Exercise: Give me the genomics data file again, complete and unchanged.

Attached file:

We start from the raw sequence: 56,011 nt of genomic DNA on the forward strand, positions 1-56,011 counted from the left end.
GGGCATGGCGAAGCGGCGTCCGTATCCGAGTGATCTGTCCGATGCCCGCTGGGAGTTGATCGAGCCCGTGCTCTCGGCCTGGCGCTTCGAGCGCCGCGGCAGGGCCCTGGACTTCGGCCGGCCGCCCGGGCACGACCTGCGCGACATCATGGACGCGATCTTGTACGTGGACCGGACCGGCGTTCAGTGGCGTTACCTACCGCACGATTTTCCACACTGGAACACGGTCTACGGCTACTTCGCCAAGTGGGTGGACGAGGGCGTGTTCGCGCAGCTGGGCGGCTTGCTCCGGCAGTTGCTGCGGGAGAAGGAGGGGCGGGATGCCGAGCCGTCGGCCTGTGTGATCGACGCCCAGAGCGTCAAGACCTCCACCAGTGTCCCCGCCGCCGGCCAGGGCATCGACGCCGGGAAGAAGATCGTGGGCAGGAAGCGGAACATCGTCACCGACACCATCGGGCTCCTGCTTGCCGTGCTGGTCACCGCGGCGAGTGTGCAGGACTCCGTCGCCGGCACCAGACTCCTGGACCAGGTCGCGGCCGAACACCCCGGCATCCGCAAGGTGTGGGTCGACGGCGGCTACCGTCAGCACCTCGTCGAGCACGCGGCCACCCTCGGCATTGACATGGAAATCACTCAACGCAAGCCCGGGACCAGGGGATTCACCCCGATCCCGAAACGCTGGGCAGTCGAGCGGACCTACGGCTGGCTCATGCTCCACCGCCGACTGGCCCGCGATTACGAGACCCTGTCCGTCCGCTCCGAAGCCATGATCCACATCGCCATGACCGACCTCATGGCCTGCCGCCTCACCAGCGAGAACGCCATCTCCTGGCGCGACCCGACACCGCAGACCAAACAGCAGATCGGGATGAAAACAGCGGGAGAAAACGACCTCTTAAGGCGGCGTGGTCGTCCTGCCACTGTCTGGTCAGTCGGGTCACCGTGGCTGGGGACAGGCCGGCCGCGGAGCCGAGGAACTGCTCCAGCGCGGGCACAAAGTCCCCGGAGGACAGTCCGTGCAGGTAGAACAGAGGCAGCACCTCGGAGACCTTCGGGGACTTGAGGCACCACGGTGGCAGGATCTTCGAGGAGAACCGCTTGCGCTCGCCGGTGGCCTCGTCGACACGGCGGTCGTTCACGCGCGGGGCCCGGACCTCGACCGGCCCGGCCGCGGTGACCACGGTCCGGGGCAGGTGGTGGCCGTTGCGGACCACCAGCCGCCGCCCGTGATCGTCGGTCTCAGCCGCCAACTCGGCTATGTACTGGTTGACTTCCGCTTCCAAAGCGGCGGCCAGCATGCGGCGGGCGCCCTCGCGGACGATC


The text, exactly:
We start from the raw sequence: 56,011 nt of genomic DNA on the forward strand, positions 1-56,011 counted from the left end.
GGGCATGGCGAAGCGGCGTCCGTATCCGAGTGATCTGTCCGATGCCCGCTGGGAGTTGATCGAGCCCGTGCTCTCGGCCTGGCGCTTCGAGCGCCGCGGCAGGGCCCTGGACTTCGGCCGGCCGCCCGGGCACGACCTGCGCGACATCATGGACGCGATCTTGTACGTGGACCGGACCGGCGTTCAGTGGCGTTACCTACCGCACGATTTTCCACACTGGAACACGGTCTACGGCTACTTCGCCAAGTGGGTGGACGAGGGCGTGTTCGCGCAGCTGGGCGGCTTGCTCCGGCAGTTGCTGCGGGAGAAGGAGGGGCGGGATGCCGAGCCGTCGGCCTGTGTGATCGACGCCCAGAGCGTCAAGACCTCCACCAGTGTCCCCGCCGCCGGCCAGGGCATCGACGCCGGGAAGAAGATCGTGGGCAGGAAGCGGAACATCGTCACCGACACCATCGGGCTCCTGCTTGCCGTGCTGGTCACCGCGGCGAGTGTGCAGGACTCCGTCGCCGGCACCAGACTCCTGGACCAGGTCGCGGCCGAACACCCCGGCATCCGCAAGGTGTGGGTCGACGGCGGCTACCGTCAGCACCTCGTCGAGCACGCGGCCACCCTCGGCATTGACATGGAAATCACTCAACGCAAGCCCGGGACCAGGGGATTCACCCCGATCCCGAAACGCTGGGCAGTCGAGCGGACCTACGGCTGGCTCATGCTCCACCGCCGACTGGCCCGCGATTACGAGACCCTGTCCGTCCGCTCCGAAGCCATGATCCACATCGCCATGACCGACCTCATGGCCTGCCGCCTCACCAGCGAGAACGCCATCTCCTGGCGCGACCCGACACCGCAGACCAAACAGCAGATCGGGATGAAAACAGCGGGAGAAAACGACCTCTTAAGGCGGCGTGGTCGTCCTGCCACTGTCTGGTCAGTCGGGTCACCGTGGCTGGGGACAGGCCGGCCGCGGAGCCGAGGAACTGCTCCAGCGCGGGCACAAAGTCCCCGGAGGACAGTCCGTGCAGGTAGAACAGAGGCAGCACCTCGGAGACCTTCGGGGACTTGAGGCACCACGGTGGCAGGATCTTCGAGGAGAACCGCTTGCGCTCGCCGGTGGCCTCGTCGACACGGCGGTCGTTCACGCGCGGGGCCCGGACCTCGACCGGCCCGGCCGCGGTGACCACGGTCCGGGGCAGGTGGTGGCCGTTGCGGACCACCAGCCGCCGCCCGTGATCGTCGGTCTCAGCCGCCAACTCGGCTATGTACTGGTTGACTTCCGCTTCCAAAGCGGCGGCCAGCATGCGGCGGGCGCCCTCGCGGACGATC